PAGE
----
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A lot or a little?
The parents' guide to what's in this movie.
What parents need to know
Parents need to know that young George watches his parents fight about money. His relationship with his mother remains difficult throughout the movie; she turns him in to the police and disowns him. His first girlfriend dies of cancer. George is heartbroken at the loss of his own daughter after he's sent to prison. Drug abuse leads George to a near-fatal collapse. Like Traffic, the movie's premise is that the drug trade is impossible to stop because of America's demand for drugs. Regular use of strong profanity. The movie is set at a time when cocaine use was widespread and held in some circles to be socially acceptable. Brief casual nudity in a poolside scene. Sexual excess of the disco era is alluded to but not seen. In one scene, George is brutally beaten by gunmen working for his former partner.
- Parents say
- Kids say
What's the story?
BLOW explores a time in recent history when changing social norms seemed to offer a tidal wave of commercial opportunity for someone inclined to take advantage of the situation. As played by Johnny Depp, George is less a villain than a young go-getter at the wrong time and place. He finds it easy to ignore the evils of a trade that offers him enormous amounts of money, a chance to exercise his wits, and a constant adrenaline rush from making up the rules as he goes along. In the funniest scene, George condescendingly tells a federal judge that he doesn't feel that what he did--importing and selling marijuana in the early 1970s--was a crime, quoting Bob Dylan to bolster his case. (You can see on the judge's face that she's adding months to his sentence with every word he says.)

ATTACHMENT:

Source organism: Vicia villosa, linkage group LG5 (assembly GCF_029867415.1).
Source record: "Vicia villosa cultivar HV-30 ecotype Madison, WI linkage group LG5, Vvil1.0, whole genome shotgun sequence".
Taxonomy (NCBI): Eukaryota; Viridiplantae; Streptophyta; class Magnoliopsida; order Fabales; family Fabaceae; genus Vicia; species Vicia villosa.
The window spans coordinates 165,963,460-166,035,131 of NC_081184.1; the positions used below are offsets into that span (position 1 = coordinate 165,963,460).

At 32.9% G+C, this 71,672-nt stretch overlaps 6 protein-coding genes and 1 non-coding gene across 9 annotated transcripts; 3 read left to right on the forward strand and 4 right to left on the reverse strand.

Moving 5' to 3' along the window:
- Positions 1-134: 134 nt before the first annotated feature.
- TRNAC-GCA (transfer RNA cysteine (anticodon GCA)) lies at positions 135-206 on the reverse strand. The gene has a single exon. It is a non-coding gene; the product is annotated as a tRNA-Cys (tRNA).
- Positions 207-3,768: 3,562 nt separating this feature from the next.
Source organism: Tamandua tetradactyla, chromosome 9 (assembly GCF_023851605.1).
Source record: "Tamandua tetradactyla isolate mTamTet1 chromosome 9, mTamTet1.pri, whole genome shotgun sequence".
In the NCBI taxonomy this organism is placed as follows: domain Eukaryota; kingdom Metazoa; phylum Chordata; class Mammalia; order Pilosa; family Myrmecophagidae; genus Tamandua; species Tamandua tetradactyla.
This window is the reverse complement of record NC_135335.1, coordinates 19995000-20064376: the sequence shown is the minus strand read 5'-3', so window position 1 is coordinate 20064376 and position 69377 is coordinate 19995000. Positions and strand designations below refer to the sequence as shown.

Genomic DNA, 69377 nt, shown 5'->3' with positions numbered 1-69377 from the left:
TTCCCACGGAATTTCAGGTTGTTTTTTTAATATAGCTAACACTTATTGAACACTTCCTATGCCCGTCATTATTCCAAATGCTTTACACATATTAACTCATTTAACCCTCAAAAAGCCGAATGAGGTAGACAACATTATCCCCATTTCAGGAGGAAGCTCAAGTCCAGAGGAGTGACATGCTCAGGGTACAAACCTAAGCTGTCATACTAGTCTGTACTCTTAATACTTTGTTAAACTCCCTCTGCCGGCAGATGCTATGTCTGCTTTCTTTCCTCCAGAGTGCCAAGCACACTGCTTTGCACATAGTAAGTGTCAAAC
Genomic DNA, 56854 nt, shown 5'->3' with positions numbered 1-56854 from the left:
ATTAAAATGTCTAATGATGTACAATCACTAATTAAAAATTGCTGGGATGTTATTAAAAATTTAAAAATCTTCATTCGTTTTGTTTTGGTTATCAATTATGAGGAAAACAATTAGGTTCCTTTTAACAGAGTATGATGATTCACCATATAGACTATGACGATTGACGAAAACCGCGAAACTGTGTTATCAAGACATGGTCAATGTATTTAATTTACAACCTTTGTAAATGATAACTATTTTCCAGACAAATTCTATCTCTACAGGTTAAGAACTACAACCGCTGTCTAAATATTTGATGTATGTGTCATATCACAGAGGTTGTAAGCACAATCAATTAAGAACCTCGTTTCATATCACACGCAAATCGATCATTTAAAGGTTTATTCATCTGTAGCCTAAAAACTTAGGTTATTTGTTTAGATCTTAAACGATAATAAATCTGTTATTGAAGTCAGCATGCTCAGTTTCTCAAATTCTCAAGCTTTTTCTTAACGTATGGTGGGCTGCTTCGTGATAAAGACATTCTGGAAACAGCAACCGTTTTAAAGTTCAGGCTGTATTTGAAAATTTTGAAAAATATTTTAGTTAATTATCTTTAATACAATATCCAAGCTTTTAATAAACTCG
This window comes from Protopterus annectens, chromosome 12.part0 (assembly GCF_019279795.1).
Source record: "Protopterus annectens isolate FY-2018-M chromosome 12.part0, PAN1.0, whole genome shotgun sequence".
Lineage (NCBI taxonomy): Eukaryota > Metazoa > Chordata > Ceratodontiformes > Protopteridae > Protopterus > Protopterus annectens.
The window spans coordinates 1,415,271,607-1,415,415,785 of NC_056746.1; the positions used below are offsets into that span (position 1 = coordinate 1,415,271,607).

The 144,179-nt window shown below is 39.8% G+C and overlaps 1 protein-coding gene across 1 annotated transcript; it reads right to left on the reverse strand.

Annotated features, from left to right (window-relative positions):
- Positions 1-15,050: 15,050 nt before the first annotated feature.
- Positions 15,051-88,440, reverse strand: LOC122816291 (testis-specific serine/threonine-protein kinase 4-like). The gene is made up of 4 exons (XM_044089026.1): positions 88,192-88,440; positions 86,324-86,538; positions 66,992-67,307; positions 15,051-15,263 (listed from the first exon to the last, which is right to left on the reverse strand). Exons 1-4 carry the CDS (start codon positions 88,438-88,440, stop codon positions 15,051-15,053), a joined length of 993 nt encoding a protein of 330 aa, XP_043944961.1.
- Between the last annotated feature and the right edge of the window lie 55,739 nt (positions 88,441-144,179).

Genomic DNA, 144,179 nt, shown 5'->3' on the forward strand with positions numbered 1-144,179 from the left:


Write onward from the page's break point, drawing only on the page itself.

Is it any good?
Borrowing more than a bit from GoodFellas and Boogie Nights, Blow works better as a character study than as a history of America's obsession with drugs. It's a subject on which the script presumes viewers will already have some perspective.
Depp is excellent as usual, and there are some very moving scenes near the end of the movie with George's father (Ray Liotta) and his own young daughter, who turns her back on him. Parents will need to fill in the blanks and discuss with their teens the larger cultural issues associated with the importing of cocaine and marijuana.
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